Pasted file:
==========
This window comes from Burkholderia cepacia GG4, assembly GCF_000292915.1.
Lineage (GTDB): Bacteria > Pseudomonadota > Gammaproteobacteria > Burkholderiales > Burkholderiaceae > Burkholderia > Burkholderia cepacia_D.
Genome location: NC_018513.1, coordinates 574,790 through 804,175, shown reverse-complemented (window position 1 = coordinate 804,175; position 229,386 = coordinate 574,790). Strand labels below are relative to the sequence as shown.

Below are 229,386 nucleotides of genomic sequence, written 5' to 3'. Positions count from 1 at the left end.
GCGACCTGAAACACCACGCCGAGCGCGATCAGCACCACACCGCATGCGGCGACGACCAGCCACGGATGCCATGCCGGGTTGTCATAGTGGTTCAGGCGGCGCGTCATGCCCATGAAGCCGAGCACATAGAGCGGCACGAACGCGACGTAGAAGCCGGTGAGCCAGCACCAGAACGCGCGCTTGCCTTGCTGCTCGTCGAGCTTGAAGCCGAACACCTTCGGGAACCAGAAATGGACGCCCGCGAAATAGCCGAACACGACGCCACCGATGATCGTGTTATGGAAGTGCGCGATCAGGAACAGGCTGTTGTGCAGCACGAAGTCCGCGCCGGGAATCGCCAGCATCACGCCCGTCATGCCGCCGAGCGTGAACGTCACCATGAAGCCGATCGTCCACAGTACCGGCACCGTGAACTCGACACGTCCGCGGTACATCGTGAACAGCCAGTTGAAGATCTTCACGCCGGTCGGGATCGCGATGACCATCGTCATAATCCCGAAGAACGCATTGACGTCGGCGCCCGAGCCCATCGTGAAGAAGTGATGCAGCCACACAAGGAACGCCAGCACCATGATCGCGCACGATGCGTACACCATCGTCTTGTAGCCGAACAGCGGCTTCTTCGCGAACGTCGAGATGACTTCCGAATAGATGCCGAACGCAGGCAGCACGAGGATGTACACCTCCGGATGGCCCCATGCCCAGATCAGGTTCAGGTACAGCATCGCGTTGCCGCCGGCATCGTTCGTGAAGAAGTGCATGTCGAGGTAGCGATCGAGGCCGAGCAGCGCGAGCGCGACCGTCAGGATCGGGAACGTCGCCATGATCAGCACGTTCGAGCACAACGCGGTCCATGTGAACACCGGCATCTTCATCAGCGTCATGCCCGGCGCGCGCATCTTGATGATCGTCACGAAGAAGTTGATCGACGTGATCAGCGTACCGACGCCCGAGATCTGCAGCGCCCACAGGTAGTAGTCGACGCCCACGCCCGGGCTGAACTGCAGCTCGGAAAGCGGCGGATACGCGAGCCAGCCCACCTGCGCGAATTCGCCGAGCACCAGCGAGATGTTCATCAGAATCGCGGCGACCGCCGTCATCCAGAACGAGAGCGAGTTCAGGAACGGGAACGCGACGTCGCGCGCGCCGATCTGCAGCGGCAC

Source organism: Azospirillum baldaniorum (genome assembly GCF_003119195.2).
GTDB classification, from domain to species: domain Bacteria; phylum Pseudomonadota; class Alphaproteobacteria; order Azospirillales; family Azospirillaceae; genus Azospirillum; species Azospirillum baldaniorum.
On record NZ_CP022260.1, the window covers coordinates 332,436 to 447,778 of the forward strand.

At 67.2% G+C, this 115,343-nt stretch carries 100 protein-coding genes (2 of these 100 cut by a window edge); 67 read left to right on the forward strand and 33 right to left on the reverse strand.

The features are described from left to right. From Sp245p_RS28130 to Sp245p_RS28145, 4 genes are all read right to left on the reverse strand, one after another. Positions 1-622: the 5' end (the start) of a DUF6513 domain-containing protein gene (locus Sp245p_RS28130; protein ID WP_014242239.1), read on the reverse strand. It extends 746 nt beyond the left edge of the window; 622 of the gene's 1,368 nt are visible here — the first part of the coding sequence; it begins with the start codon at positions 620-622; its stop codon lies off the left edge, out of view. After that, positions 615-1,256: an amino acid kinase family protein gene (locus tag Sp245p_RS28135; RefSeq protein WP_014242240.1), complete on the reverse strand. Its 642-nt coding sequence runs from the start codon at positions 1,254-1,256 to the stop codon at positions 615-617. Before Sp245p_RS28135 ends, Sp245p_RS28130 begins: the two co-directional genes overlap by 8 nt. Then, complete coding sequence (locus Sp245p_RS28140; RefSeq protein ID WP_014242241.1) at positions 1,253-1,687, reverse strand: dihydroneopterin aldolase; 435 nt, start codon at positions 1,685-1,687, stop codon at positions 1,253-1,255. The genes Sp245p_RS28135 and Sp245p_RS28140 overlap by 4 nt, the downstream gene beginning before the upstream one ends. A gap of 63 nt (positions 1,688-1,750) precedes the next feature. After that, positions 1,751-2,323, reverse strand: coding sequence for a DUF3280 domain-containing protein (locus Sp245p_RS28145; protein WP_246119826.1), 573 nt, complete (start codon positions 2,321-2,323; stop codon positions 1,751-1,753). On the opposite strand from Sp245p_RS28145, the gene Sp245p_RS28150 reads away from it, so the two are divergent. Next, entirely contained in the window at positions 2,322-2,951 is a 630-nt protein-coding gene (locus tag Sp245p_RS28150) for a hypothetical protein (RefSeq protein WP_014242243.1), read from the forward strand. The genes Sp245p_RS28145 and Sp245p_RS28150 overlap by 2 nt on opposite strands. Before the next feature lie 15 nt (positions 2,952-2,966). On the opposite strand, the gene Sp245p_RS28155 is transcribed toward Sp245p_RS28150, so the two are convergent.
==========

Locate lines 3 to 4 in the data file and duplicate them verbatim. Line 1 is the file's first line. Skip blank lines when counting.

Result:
Genome location: NC_018513.1, coordinates 574,790 through 804,175, shown reverse-complemented (window position 1 = coordinate 804,175; position 229,386 = coordinate 574,790). Strand labels below are relative to the sequence as shown.

Below are 229,386 nucleotides of genomic sequence, written 5' to 3'. Positions count from 1 at the left end.